Portland police and Multnomah County sheriff’s deputies have filed court documents that give a day-by-day accounting of their protest response over the last six weeks, including dozens of videos that show violence downtown, photos of broken windows to courthouses and businesses and a list of more than 100 fires set.
They estimated repair costs to public buildings approaching $300,000 so far and $4.8 million in property damage to businesses.
The inventory was among more than 100 pages submitted to U.S. District Court by the city and county to answer a lawsuit filed by Don’t Shoot Portland. The nonprofit group seeks to further bar use of tear gas, pepper spray, foam-tipped rounds and other less-lethal weapons as crowd control measures at protests.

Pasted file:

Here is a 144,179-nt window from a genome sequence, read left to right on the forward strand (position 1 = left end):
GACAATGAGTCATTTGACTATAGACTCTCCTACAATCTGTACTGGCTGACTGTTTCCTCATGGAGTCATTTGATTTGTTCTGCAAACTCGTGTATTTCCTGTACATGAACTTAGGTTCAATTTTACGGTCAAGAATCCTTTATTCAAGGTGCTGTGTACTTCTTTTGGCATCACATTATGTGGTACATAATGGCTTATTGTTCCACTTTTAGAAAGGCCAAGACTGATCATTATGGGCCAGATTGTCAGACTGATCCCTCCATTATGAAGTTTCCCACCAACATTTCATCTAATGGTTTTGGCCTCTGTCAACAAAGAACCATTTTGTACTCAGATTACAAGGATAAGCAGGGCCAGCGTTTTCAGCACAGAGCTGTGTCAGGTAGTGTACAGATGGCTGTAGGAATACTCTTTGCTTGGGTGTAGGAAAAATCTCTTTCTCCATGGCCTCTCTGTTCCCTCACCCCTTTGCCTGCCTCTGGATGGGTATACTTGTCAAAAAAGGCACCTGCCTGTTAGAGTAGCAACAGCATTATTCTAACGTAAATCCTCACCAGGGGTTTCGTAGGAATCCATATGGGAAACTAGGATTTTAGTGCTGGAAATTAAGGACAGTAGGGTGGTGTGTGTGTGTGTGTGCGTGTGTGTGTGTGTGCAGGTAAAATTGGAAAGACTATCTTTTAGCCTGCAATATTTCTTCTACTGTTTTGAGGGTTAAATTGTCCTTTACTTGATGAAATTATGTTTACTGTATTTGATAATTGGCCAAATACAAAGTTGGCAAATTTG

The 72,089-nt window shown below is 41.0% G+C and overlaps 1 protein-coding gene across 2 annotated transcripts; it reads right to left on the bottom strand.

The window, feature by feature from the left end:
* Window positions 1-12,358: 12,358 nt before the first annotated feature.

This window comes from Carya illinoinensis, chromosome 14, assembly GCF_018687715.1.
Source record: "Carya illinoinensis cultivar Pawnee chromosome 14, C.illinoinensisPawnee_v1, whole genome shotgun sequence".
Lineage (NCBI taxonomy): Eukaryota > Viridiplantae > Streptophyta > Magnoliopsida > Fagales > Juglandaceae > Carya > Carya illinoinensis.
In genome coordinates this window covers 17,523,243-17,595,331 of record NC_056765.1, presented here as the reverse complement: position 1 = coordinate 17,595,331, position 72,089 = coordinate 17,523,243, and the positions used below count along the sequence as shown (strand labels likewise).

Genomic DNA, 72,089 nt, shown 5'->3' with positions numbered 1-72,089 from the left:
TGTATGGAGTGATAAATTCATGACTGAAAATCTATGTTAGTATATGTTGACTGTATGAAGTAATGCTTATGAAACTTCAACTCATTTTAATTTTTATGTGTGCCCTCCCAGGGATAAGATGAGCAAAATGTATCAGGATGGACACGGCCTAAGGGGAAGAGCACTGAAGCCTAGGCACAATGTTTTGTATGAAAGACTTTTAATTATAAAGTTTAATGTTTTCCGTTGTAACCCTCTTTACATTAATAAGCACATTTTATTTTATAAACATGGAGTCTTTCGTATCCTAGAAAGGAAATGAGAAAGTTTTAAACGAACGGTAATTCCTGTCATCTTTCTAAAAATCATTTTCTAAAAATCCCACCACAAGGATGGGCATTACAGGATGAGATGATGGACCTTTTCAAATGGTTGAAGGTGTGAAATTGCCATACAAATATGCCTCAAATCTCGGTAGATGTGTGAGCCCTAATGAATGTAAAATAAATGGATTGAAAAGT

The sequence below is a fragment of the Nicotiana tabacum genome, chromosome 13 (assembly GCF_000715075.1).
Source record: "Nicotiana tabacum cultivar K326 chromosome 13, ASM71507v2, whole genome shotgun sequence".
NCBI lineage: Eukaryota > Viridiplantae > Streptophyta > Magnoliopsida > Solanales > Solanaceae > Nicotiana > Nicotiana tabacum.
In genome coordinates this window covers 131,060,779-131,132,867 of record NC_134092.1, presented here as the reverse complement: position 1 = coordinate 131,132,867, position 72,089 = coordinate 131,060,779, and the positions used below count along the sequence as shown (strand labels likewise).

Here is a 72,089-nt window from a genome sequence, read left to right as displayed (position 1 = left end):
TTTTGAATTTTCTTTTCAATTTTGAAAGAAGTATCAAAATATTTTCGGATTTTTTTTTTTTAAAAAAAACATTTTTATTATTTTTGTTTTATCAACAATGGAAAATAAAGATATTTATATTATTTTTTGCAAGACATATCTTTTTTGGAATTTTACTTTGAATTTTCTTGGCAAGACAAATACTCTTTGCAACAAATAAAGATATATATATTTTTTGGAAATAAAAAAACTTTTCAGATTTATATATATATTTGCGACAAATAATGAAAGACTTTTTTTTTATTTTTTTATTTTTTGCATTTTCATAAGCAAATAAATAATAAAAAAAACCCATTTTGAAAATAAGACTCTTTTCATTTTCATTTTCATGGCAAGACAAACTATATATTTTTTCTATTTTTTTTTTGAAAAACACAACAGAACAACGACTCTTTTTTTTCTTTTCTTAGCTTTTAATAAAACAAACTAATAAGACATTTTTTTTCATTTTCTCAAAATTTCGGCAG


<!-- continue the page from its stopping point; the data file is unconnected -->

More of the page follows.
“This case is not about the thousands of people peacefully protesting,” Deputy City Attorney Naomi Sheffield wrote. “It is also not about hateful words or anti-police protests. The City and PPB support protestors’ expression, regardless of content. This case is about the ability of PPB to respond to a nightly deluge of dangerous objects thrown and launched at them and at occupied buildings, nightly fires, and widespread criminal activity.”
“Portland Police have demonstrated that they cannot be trusted to utilize these riot control munitions without court intervention,” wrote the group’s attorney, Juan Chavez.
Police have arrested more than 200 people in the protests since late May, court records show.
Attorneys from the city and county argue that the violent circumstances merit tear gas use. The Police Bureau and Sheriff’s Office rules now in place as well as a new state bill limiting tear gas to declared riots provide sufficient guidance, they contend.
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